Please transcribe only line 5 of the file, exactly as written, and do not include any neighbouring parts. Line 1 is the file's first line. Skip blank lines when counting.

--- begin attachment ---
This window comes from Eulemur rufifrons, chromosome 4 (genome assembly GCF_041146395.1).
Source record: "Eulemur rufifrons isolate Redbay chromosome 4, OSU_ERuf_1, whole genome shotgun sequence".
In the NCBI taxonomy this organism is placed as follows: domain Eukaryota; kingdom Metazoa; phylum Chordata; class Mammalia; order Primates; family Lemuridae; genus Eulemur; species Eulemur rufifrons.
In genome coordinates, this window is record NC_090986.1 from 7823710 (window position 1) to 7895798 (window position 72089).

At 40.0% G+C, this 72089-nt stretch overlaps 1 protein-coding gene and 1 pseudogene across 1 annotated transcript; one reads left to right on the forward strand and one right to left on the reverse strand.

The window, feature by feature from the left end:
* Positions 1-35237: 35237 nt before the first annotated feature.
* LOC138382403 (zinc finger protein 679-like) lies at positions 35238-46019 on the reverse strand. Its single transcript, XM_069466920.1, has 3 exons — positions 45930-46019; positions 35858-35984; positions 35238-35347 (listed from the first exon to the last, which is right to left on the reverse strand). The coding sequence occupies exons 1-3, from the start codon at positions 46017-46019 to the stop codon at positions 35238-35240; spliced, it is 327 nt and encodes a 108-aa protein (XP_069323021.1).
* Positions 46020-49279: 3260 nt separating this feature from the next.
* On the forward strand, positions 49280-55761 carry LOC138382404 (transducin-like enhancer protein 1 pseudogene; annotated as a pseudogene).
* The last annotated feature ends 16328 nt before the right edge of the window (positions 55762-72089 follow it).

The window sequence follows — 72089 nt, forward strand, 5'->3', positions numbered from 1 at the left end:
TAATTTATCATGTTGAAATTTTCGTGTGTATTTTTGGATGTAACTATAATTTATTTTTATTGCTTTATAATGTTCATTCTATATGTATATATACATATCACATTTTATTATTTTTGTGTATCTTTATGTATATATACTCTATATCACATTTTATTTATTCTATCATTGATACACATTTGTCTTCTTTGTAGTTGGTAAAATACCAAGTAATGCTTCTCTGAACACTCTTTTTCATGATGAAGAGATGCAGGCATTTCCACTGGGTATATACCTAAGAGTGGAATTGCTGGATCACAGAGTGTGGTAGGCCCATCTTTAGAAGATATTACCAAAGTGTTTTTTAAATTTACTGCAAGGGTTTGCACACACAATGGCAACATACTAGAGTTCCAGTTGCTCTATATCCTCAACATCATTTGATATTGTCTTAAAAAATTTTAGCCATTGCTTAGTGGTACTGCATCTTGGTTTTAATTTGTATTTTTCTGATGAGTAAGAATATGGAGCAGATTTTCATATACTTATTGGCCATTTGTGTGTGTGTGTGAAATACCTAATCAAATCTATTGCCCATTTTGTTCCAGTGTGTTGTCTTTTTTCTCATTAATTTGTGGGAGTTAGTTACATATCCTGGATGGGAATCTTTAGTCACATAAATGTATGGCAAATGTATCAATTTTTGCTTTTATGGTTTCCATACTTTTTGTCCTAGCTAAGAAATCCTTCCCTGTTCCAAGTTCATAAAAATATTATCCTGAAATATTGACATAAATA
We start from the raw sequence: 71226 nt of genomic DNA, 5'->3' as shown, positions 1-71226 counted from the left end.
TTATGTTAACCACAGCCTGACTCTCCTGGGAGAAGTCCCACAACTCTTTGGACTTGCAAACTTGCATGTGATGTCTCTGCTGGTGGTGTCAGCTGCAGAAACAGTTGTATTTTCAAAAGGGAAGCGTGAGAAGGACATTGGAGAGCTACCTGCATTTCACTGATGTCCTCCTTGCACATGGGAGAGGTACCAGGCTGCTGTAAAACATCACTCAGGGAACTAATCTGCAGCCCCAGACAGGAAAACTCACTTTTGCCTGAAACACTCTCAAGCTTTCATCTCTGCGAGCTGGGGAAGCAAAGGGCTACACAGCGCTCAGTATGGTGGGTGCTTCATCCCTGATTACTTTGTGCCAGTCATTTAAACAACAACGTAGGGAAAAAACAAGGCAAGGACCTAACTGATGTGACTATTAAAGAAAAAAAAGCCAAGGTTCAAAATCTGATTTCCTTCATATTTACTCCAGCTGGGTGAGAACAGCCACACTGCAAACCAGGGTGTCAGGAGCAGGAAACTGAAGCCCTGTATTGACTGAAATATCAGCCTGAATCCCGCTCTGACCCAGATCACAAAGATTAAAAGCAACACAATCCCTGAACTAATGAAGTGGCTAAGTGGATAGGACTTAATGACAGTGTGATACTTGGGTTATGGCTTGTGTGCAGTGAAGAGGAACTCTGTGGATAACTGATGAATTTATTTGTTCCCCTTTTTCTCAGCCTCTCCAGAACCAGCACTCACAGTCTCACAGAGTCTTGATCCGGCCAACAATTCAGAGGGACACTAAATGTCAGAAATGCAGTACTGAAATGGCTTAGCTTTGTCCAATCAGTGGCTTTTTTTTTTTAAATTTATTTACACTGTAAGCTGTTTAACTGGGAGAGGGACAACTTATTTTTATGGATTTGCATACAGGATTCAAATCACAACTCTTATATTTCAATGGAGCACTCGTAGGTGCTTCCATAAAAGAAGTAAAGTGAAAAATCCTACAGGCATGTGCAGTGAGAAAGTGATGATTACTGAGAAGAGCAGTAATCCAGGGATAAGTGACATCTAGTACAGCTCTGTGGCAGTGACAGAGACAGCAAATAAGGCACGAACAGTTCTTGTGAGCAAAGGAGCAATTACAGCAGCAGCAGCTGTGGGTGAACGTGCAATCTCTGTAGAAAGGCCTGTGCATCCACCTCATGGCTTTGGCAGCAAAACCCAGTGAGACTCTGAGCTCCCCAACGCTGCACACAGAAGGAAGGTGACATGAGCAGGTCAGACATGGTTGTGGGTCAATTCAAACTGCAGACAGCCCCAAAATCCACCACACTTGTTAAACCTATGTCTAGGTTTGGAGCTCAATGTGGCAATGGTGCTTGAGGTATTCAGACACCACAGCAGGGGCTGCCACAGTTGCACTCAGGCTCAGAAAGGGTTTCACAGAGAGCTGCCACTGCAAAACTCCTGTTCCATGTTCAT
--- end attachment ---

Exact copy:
At 40.0% G+C, this 72089-nt stretch overlaps 1 protein-coding gene and 1 pseudogene across 1 annotated transcript; one reads left to right on the forward strand and one right to left on the reverse strand.